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New Development

Overview
Giant/ABC Site
2nd Street Green Project
Power Plant Site
Old Colony Inn Site
National Airport North
Metro Bus Barn Site
Travel Lodge Motel Site
The Towns at 1333
Powhatan Potomac Yard
Mount Vernon Trail
Robinson Terminal North
Robinson Terminal South
Old Dominion Boat Club
The Thornton
Hoffman Town Center
Landmark Mall
Potomac Yard Metro
Alexandria Sewer
Craddock/Smoot Lumber
Potomac Yard

Redevelopment

Montgomery Street
Crowne Plaza
Waterfront Center
Holiday Inn
Beach Drive

Park Development

Montgomery Park
Windmill Hill Park
Jones Point Park
Potomac Yard Park
King Street Waterfront Park

Completed Projects

National Airport South
Canal Center Plaza

   

Craddock / Former Smoot Lumber Site

Today, Royal Street traverses 1.7 miles from Jones Point Park at its southern end to Bashford Lane at its northern end.  In the years ahead, when the Potomac River Power Generating Plant Site is redeveloped, the City of Alexandria's Old Town North Small Area Plan envisions that Royal Street will be extended a full city block onto the site, restoring part of Old Town's street grid that was eliminated there more than 70 years ago.

Where North Royal Street now dog-legs onto Bashford Lane (at the main entrance to the decommissioned power plant), there is a 25,315-square-foot triangular-shaped parcel of land bounded by North Royal Street to the west, Third Street to the south, and the Mount Vernon Trail to the north.  The property is referred to as the Craddock site, named after the family that has owned it for well over 30 years.

Robert Craddock (1917-2007), the patriarch of the family, lived and worked in Alexandria for most of his adult life.  He was a retired Lieutenant Colonel in the U.S. Army, sat on the Advisory Board for the Salvation Army for 20 years, was a member of St. Mary's Catholic Church on South Royal Street for over 80 years, and served as president of W.A. Smoot Lumber Company where he worked for 60 years.  Smoot Lumber is a local building materials supplier that was established in 1822 and is now part of Atlanta, Georgia-based BMC.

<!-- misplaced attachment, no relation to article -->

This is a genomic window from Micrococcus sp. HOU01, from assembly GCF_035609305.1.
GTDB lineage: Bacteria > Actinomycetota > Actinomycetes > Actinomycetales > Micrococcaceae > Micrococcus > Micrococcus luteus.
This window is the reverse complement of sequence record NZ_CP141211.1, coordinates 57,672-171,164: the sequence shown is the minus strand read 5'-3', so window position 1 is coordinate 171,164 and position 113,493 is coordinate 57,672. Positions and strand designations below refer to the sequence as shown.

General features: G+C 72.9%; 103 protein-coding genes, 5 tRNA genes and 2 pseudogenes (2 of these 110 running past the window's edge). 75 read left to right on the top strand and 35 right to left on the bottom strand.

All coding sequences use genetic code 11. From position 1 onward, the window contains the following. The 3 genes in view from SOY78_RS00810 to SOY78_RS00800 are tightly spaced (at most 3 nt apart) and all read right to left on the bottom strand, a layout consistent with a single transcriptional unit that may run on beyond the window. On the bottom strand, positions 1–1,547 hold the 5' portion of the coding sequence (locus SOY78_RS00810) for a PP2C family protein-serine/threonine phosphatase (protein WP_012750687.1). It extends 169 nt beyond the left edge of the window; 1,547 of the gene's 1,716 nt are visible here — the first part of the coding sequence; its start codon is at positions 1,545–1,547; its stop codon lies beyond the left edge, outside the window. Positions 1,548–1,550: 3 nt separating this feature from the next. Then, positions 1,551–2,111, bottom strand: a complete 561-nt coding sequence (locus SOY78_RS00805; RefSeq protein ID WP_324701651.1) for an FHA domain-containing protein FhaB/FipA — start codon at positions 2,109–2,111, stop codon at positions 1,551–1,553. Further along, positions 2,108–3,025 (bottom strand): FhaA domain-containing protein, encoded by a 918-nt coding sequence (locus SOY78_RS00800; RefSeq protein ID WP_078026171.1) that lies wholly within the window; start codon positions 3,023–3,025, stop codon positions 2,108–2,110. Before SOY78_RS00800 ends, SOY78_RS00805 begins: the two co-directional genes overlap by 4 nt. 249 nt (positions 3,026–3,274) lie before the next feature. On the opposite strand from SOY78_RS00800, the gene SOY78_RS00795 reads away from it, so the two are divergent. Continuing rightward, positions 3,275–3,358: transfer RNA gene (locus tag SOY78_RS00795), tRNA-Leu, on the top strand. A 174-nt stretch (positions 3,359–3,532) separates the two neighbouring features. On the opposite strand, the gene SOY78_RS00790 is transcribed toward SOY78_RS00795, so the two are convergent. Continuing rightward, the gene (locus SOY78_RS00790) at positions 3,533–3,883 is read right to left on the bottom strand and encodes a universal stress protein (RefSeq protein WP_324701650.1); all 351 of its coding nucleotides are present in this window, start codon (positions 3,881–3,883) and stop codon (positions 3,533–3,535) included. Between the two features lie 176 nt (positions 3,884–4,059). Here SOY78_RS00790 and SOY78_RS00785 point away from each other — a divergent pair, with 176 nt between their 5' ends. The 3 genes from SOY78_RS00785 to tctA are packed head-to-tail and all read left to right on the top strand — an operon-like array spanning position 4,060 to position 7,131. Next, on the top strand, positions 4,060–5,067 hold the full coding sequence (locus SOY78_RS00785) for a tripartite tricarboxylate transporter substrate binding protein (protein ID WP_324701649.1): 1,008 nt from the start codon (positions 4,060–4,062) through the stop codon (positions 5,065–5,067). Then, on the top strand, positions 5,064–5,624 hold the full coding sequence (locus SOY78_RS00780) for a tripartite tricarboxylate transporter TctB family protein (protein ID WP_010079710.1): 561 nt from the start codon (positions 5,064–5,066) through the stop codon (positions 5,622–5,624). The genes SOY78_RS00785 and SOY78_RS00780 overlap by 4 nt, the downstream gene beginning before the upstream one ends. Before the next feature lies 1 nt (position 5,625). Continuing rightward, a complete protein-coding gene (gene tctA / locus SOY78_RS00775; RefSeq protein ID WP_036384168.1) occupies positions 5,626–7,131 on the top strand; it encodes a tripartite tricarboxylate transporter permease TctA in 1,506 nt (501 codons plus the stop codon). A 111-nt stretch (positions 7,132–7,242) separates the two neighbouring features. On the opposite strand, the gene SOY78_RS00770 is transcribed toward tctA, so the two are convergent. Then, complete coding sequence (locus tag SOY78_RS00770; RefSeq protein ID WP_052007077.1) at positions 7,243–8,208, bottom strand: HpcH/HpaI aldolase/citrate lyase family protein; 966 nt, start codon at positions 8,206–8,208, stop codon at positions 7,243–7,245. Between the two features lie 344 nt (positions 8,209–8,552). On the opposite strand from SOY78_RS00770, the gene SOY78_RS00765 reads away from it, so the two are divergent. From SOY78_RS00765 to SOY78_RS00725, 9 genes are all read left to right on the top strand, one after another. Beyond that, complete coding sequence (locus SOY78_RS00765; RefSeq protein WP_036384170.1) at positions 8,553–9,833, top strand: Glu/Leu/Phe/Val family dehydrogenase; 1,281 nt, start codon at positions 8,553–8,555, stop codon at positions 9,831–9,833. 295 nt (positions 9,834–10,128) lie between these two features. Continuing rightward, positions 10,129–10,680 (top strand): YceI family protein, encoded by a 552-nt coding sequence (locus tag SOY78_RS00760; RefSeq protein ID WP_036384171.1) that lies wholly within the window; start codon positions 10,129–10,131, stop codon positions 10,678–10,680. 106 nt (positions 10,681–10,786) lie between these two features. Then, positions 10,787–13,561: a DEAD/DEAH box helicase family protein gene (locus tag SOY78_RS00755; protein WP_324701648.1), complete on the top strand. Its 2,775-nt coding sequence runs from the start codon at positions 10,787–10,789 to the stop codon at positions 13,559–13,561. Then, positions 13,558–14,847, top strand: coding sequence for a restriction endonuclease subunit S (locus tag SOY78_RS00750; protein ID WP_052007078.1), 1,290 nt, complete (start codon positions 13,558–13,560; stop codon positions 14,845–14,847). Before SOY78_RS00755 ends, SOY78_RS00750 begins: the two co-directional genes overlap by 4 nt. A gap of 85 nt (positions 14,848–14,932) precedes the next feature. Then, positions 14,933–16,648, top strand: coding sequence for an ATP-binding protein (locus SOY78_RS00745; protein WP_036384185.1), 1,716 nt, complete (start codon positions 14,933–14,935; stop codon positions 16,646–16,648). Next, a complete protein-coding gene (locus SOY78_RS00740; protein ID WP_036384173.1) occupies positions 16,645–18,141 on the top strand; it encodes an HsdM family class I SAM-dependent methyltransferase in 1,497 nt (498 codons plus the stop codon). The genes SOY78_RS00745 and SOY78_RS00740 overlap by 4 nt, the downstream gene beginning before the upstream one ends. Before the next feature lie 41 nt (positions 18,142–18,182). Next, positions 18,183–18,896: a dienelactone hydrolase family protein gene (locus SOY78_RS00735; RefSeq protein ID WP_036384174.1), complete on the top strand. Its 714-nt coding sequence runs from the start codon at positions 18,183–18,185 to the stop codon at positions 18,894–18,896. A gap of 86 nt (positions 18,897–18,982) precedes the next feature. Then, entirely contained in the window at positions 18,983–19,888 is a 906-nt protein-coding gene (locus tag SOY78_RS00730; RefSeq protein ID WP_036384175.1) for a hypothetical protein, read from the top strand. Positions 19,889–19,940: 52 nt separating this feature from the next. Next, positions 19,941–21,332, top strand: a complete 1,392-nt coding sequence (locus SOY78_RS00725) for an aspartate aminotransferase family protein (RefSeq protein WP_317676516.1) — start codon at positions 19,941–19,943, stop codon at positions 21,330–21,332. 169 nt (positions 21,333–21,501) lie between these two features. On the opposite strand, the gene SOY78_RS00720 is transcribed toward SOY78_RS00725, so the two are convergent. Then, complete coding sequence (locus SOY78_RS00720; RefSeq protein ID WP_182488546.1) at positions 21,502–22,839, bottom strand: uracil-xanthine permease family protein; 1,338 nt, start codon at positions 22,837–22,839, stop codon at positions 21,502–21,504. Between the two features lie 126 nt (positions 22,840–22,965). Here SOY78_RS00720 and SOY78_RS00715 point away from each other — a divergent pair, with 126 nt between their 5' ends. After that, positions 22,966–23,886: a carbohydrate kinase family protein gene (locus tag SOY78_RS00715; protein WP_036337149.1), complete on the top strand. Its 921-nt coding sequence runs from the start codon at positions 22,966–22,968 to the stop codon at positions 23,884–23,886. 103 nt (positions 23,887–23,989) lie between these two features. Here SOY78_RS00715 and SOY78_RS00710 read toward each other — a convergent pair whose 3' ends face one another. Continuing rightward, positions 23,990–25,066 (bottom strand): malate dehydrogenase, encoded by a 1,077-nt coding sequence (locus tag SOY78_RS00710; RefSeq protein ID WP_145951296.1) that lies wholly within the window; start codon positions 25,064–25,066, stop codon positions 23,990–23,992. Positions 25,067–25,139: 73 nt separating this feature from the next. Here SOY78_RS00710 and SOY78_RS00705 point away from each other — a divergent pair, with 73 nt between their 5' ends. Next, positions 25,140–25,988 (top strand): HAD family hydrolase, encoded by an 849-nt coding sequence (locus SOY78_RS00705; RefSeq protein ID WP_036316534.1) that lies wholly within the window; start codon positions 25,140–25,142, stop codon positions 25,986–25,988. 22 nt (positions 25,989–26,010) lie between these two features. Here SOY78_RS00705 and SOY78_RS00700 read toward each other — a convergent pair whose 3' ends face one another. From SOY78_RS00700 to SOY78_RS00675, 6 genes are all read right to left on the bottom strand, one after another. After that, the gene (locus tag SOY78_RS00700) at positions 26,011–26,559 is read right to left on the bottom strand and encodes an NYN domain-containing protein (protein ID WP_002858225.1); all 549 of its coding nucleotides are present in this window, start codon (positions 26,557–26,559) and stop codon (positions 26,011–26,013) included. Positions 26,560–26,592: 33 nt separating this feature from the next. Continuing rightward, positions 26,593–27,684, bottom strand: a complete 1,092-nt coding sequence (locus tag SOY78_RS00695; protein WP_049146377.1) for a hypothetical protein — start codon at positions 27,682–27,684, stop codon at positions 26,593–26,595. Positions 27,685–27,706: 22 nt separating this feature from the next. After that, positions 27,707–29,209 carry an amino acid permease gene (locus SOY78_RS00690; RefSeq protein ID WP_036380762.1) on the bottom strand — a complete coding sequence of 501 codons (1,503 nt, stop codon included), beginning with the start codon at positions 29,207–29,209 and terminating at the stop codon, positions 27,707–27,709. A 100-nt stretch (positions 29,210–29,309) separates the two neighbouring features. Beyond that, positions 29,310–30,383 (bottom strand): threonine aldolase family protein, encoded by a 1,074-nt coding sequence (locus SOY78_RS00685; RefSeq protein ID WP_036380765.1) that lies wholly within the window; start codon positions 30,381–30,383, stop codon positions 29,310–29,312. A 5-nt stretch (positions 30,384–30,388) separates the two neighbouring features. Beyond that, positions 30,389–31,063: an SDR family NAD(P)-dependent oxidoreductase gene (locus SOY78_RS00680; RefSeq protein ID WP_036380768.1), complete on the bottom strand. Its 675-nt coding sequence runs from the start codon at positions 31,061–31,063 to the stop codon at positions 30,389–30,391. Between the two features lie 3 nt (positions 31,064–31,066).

From 1858 until 1965, Smoot operated out of the Torpedo Factory on South Union Street.  The business then moved to the Craddock site where it operated for 35 years from 1965 until 1990.  When the company finally moved its sprawling operations to a ten-times-larger facility on Edsall Road in the Fairfax County section of Alexandria, it converted its storefront at the Craddock site into a traditional hardware store.

 

 

By 2001, Smoot closed the hardware store and left Old Town for good, and several new tenants found homes at the Craddock site.  The American Showcase Theatre Company converted a 4,000-square-foot warehouse into a modern 130-seat contemporary theater that operates as MetroStage and puts on five stage productions each season.

For the past 15 years, Abaca Imports, which sells high-end outdoor furniture, furnishings and accessories, has been housed in another warehouse building.  And for ten years, from 2006 until 2016, local chefs Christophe and Michelle Poteaux operated a popular French brasserie on the property, first as their signature Bastille Restaurant (before it moved to its current location on North Fayette Street) and later for a short time as Bistrot Royal.

City development officials have publicly acknowledged that the Craddock property, with an assessed value of $3.5 million, is now available for sale and redevelopment.  Abaca Imports is closing for good.  With the city's encouragement, MetroStage is in discussions with area developers regarding a move to a nearby location.  Two recently announced redevelopment projects, the Crown Plaza Hotel and Waterfront Center, have been mentioned as a possbile new home for the theater.

The Craddock site, which has not seen any significant change in 50 years, is subject to the Old Town North Small Area Plan, which was updated in June 2017.  Any redevelopment of the property will likely include medium-density mixed residential and commercial uses appropriate for a location that will soon serve as a bridge between the older residential parcels to the south and the higher-density development expected at the power plant site.

For those who like things the way they are, the small but meaningful changes at the end of our street will herald the more consequential changes that lay just beyond.  Stay tuned.

 

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